The British Academy of Film and Television Arts is an independent charity that supports, develops, and promotes the art forms of the moving image (film, television, and games) in the United Kingdom. In addition to its annual awards ceremonies, BAFTA has an international program of learning events and initiatives offering access to talent through workshops, masterclasses, scholarships, lectures, and mentoring schemes in the United Kingdom and the United States.
BAFTA started out as the British Film Academy, founded in 1947 by a group of directors: David Lean, Alexander Korda, Roger Manvell, Laurence Olivier, Emeric Pressburger, Michael Powell, Michael Balcon, Carol Reed, and other major figures of the British film industry.
David Lean was the founding chairman of the academy. The first Film Awards ceremony took place in May 1949, honoring the films The Best Years of Our Lives, Odd Man Out, and The World Is Rich.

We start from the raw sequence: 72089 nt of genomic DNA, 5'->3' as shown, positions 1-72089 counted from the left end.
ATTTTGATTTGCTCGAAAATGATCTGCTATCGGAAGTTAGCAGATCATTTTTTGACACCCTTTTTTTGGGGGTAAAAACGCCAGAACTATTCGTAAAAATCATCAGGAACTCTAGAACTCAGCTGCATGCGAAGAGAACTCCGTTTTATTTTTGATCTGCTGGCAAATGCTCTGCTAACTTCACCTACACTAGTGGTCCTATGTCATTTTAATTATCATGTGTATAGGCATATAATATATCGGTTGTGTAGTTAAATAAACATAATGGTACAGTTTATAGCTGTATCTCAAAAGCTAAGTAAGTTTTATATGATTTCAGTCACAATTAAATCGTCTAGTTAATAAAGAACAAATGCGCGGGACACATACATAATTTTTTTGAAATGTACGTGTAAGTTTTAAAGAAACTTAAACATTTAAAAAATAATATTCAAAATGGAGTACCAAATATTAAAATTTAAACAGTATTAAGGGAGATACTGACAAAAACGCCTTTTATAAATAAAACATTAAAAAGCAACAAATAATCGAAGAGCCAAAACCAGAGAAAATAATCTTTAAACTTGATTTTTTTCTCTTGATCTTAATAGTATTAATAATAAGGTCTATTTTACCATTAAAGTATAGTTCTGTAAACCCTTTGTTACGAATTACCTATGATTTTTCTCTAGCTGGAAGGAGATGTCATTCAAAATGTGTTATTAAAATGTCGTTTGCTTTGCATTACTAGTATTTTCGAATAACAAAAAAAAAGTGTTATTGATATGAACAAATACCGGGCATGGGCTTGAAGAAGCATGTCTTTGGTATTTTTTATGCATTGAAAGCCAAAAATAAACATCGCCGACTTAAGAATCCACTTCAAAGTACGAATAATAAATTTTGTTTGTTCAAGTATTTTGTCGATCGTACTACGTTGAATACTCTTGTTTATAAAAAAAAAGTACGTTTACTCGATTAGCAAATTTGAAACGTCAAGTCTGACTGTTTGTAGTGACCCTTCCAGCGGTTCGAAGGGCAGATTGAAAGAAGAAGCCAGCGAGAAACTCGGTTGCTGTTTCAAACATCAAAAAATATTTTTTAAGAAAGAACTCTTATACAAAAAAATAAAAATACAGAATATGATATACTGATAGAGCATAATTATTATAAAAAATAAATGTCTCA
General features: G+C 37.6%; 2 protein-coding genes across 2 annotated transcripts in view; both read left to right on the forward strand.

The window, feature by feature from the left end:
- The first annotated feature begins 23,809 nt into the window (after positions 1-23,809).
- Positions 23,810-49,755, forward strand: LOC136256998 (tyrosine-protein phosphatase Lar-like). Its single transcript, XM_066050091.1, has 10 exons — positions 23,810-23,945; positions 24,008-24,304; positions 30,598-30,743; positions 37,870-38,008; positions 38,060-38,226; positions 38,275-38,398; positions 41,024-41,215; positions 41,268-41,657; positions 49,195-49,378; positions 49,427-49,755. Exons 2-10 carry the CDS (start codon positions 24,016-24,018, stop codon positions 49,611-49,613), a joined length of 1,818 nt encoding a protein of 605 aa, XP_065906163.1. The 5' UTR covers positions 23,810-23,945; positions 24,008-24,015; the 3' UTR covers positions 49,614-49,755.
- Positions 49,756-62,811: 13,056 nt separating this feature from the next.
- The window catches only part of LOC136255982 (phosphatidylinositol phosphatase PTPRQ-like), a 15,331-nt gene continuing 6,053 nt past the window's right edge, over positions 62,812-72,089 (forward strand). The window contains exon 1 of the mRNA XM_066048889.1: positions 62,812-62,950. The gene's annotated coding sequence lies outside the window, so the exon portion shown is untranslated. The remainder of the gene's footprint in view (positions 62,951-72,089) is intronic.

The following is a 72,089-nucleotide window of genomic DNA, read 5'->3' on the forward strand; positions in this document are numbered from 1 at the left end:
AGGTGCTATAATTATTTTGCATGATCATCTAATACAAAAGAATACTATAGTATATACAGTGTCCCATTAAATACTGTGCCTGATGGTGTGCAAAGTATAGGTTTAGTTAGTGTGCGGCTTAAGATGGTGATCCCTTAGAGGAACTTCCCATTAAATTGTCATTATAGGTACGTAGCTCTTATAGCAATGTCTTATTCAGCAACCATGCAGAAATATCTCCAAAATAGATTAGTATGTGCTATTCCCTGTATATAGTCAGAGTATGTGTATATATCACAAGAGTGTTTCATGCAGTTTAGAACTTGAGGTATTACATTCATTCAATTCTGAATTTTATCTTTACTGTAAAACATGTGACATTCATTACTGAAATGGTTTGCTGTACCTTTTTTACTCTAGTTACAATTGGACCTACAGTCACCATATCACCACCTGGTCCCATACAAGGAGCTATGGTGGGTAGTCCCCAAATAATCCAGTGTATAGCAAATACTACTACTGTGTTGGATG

The Guild of Television Producers and Directors was set up in 1953 with the first awards ceremony in October 1954, and in 1958 merged with the British Film Academy to form the Society of Film and Television Arts, whose inaugural meeting was held at Buckingham Palace and presided over by the Duke of Edinburgh.
In 1976, Queen Elizabeth, The Duke of Edinburgh, Princess Royal, and The Earl Mountbatten of Burma officially opened the organization's headquarters at 195 Piccadilly, London, and in March the society became the British Academy of Film and Television Arts.